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The BEST texts List of most successfully done texts.

herbeey

Posted 20 March 2005 - 02:13 PM

I figure it would be a good idea to have a list of texts which have the highest pass rates...
Essentially, I am asking for people to speak of texts which people tend to do well or (as people will inevitably talk about) ones which should be avoided.

Discogirl17

Posted 26 March 2005 - 12:38 AM

Ok there is no hard and fast rule about personal studies but whatever book you use must be approved by your tecaher as having a certain level of literary merit- this basically means it can't just be a narrative it needs to include some sort of techniques. In general childrens books whether short-story, novel or even epic-novel should be avoided. Therefore dont do:
*Harry Potter
*Lord of the Rings
etc
and dont do
*the diary of David Beckham or whoever!

herbeey

Posted 27 March 2005 - 08:40 PM

I hear of ease of success from Northern Lights, actually.

Shaun

Posted 28 March 2005 - 08:00 AM

I thought Animal Farm was a great book to do. It isn't too long (something like 100 pages) and has very clear techinques, such as repetition, imagery, irony (that the Animals set out to be different from the Humans but in the end some of the animals ended up exactly like the Humans they originally despised) and so on...

Paul!"$%^&*1122

Posted 29 March 2005 - 11:27 AM

i done cider with rosie by Laurie Lee. it was a really good book, maybe interesting but maybe not. there was evidently a high levelk of literacy required but for my question (the maturation of the main character) i found it ok to research and analyses effectively at higher english level.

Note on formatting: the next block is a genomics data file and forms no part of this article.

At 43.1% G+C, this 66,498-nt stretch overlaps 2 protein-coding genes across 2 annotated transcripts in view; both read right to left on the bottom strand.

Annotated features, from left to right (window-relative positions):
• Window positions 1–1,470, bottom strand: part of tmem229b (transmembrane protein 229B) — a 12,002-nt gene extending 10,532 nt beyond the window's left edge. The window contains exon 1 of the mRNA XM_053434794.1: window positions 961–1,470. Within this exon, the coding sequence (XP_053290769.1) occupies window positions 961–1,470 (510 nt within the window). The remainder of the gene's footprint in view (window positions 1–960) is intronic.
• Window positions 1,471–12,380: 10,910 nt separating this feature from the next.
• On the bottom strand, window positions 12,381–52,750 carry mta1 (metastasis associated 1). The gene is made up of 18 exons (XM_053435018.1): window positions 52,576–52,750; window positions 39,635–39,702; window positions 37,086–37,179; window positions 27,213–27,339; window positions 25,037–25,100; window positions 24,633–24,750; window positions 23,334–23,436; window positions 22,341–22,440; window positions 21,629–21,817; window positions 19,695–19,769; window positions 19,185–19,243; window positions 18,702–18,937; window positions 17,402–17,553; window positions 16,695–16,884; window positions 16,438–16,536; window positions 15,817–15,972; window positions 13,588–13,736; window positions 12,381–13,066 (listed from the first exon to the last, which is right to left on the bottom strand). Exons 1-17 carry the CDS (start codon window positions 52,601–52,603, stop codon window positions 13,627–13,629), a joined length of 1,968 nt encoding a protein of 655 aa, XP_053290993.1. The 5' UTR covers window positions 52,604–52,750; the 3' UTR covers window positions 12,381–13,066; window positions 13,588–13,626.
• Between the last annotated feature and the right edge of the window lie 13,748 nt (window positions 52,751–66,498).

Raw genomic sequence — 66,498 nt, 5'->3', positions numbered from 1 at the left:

Guest_n00bie!_*

Posted 29 March 2005 - 03:20 PM

I'm currently studying the 'Cone Gatherers'

It's a really good book - LOTS of imagery, symbolism, hidden meaning and the like...

http://www.bbc.co.uk/scotland/education/en...nes/index.shtml

krazykooki

Posted 31 March 2005 - 07:57 PM

im doing The Snapper by Roddy Doyle and found it quite easy there is lots of humour, characterisation, and unusual narrative but ma frien is doing it as well an she didn't find it that easy an decided to swap to her other choice so i think its a book you either find very easy or very hard

superstar

Posted 31 March 2005 - 08:21 PM

I did Pride and Prejudice... it was really good and there is lots of notes on it because its like a classic! Also there is lots that you can write about!

broughy

Posted 31 March 2005 - 10:20 PM

i did "junk" bu melvin burgess. was quite an easy one to do really - as long as you get the right question!

Discogirl17

Posted 15 April 2005 - 12:07 PM

Yeh at our school we had a list of the best books for each genre but also were allowed to choose outside this list as long as the teacher approved it.
I did "The Life and Loves of a She-Devil" by Faye Weldon. Its really interesting and has so many events you could write about. Its basically a narrative with technique aplenty.

Kirsty

Posted 15 April 2005 - 07:32 PM